This is an on-trail hiking outing that has been rated as (M) moderate. We will carry only day packs as the llamas will carry our load. Our route travels up to 35 miles of well-maintained trail, with an average of about 4-7 miles per day. The biggest challenges to participants are several wet stream crossings that can be thigh-high. The trail follows a river & creeks through vast meadows, and a gradual ascending canyon. The trailhead elevation is 6,200 feet, and there is minimal elevation gain. Our daily schedule will be flexible. One and a half layover days are planned where off-trail opportunities and personal activities may be enjoyed. The leader always takes the weather, health, and welfare of the group and its members into account. Our route offers some flexibility in scheduling and modification if needed. Those who apply for this outing should be mentally and physically prepared for such a journey. They should be self-confident in their abilities and be able to assure themselves and the leader that they are capable. Those without any backpacking experience should discuss the situation with the leader. The minimum age for trip acceptance is 16 unless the leader provides approval.
Any backpack trip is a potentially strenuous activity. The demands on one’s system, both physical and psychological, require planning, discipline, and preparation in advance of the outing. The trip will afford maximum enjoyment and satisfaction for each of us if we arrive at the trailhead with our bodies and brains fully conditioned and prepared for both the obvious and the unexpected challenges of such an adventure. Each person accepted onto this outing agrees to this commitment. We will all reap the benefits of this on the trip! The leader would be happy to advise participants on suggestions for fitness preparation.
Equipment and Clothing
The leader expects that each participant will have sturdy, broken-in, well-waterproofed, mid-weight, hiking boots in excellent condition. Full equipment lists and comprehensive equipment consultations will be available at any time after registration. It is expected that participants will only have to carry some of their daily personal gear, as our llamas will haul our group gear and food.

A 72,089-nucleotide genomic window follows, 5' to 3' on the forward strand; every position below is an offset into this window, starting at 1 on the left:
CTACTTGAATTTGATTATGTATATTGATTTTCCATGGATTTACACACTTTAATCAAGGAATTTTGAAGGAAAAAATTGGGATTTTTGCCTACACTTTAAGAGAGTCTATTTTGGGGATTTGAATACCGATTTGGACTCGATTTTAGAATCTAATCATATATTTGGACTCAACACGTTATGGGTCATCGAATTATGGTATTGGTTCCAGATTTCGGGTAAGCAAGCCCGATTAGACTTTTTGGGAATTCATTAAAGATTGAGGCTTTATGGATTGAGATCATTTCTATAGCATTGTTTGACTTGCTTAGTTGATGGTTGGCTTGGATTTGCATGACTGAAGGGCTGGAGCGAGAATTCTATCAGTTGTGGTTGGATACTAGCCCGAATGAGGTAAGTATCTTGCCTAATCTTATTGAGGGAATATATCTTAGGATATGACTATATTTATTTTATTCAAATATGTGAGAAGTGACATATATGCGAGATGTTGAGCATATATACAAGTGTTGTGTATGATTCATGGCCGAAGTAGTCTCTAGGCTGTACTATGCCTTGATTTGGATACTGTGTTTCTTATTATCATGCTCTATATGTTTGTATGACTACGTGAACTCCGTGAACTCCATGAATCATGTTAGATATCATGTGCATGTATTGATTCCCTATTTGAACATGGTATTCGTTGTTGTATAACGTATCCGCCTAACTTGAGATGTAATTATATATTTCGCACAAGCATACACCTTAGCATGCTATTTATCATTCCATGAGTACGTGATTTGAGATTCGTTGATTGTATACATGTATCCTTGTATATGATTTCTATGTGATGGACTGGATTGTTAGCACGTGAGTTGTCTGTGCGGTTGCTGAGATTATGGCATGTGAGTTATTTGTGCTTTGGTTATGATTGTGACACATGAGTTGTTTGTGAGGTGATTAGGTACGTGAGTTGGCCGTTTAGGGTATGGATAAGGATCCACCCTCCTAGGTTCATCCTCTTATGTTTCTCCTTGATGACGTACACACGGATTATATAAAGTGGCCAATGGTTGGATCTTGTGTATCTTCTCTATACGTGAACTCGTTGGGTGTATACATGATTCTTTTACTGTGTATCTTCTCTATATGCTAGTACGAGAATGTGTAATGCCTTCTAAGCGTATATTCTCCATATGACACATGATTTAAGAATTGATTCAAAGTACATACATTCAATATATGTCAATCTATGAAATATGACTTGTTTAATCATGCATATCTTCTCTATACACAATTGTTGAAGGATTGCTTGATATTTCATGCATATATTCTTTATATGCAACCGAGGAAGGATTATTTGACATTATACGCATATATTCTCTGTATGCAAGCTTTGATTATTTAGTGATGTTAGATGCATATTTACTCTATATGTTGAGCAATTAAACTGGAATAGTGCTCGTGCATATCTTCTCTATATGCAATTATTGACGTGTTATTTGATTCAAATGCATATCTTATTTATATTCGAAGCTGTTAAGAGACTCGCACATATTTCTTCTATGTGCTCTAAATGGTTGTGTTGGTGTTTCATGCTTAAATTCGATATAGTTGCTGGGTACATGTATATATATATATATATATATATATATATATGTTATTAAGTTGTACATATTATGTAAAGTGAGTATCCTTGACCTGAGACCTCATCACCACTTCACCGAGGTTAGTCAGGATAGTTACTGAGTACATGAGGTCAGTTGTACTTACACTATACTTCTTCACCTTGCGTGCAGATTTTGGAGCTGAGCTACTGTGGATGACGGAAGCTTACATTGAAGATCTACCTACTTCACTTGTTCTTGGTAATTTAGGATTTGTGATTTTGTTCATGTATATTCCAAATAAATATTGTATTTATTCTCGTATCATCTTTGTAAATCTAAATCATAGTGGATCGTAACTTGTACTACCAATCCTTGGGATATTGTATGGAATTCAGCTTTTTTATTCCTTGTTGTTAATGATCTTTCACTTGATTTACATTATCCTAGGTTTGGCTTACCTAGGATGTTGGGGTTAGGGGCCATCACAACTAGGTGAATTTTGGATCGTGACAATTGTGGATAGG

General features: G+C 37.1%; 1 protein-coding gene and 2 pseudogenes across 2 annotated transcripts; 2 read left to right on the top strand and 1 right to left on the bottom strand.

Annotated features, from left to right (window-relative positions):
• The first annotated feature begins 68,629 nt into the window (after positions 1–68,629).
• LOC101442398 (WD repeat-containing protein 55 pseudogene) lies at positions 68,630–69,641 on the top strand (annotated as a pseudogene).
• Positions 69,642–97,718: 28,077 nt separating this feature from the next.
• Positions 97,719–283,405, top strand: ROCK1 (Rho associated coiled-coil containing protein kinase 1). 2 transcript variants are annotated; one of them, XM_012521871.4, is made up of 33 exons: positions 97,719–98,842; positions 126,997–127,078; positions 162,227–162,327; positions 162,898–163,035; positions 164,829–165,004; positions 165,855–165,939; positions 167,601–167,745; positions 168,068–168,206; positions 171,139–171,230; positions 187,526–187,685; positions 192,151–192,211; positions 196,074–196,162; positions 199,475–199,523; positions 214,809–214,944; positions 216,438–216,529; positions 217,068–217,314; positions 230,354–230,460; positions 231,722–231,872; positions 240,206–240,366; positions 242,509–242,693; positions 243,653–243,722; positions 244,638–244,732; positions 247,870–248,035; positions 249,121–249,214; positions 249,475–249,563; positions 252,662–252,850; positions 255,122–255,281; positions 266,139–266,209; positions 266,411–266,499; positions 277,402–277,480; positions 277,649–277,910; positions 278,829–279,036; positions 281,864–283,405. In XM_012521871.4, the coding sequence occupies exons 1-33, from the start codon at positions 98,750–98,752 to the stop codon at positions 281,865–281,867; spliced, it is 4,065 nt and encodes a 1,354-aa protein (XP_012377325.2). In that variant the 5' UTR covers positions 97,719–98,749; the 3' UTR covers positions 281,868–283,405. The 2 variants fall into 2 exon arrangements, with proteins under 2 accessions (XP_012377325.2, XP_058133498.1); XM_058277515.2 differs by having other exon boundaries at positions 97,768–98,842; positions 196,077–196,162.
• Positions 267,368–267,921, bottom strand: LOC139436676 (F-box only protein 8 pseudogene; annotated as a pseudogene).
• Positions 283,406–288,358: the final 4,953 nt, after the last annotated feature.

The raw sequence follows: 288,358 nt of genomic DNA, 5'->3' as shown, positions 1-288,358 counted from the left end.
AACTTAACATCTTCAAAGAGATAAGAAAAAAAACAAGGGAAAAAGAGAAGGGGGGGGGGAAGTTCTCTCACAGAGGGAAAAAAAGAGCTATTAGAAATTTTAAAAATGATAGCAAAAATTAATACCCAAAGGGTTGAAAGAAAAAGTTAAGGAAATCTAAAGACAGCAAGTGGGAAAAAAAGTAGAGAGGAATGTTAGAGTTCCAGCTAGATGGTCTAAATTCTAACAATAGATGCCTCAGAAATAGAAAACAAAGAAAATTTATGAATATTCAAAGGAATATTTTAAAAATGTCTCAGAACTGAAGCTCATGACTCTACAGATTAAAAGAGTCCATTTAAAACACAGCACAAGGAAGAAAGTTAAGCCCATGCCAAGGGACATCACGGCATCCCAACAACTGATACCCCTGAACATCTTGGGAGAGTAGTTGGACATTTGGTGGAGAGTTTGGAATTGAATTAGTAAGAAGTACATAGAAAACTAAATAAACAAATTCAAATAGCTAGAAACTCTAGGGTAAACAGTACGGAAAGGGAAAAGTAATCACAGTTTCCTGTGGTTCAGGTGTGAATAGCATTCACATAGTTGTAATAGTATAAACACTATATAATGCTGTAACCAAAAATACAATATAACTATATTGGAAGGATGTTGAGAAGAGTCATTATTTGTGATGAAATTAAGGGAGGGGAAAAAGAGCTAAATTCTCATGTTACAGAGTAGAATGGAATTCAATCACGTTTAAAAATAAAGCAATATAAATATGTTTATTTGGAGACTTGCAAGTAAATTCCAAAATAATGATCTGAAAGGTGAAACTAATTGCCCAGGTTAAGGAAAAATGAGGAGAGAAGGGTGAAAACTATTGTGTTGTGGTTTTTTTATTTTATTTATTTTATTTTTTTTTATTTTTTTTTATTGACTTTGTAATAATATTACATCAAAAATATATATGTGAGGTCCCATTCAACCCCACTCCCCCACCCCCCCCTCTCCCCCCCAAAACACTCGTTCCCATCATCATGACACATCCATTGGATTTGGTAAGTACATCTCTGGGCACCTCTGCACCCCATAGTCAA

- Yellowstone National Park: http://www.nps.gov/yell/index.htm
- Jackson Chamber of Commerce: http://www.jacksonholechamber.com/
- Earthwalk Press Hiking Map & Guide to Yellowstone National Park
The Greater Yellowstone region is the irreplaceable crown jewel bionetwork of the “lower” United States. It encompasses 30 million continuous acres and is the largest and most important ecosystem in America. It is estimated that nearly 1/3 of all Americans will visit the world's 1st national park during their lifetime. Yellowstone National Park is currently experiencing increasing environmental pressure. Multiple concerns stem from global warming, efforts to expand mineral and petroleum exploration and antagonism to public land and wildlife protection. The adjoining Upper Green River watershed is threatened by gas and oil drilling and water removal. These plains are one of the most important big game migratory pathways in the Rocky Mountain region. The impact of scores of brightly lit drilling derricks spread for miles across the plains are difficult to assess. The region is also experiencing the growth of large coal fired electric plants, long distance gas pipelines, and unparalleled highway construction through fragile ecosystems. We will discuss these and other environmental issues on our outing.
Our basic philosophy has been that the participants learn from listening to and interacting with each other. All participants on this outing will be encouraged to prepare a brief presentation for the group exploring local or regional conservation concerns. Participants are welcome to select their own topic or the leaders will make suggestions and provide reference sources. The leader has employed this discussion format with great success and enjoyment for the past 10 years. Past participants consider the presentations a stimulating and enjoyable highlight of their outing.
We'll practice minimal impact camping techniques and we will strive to leave little or no trace on the land we visit.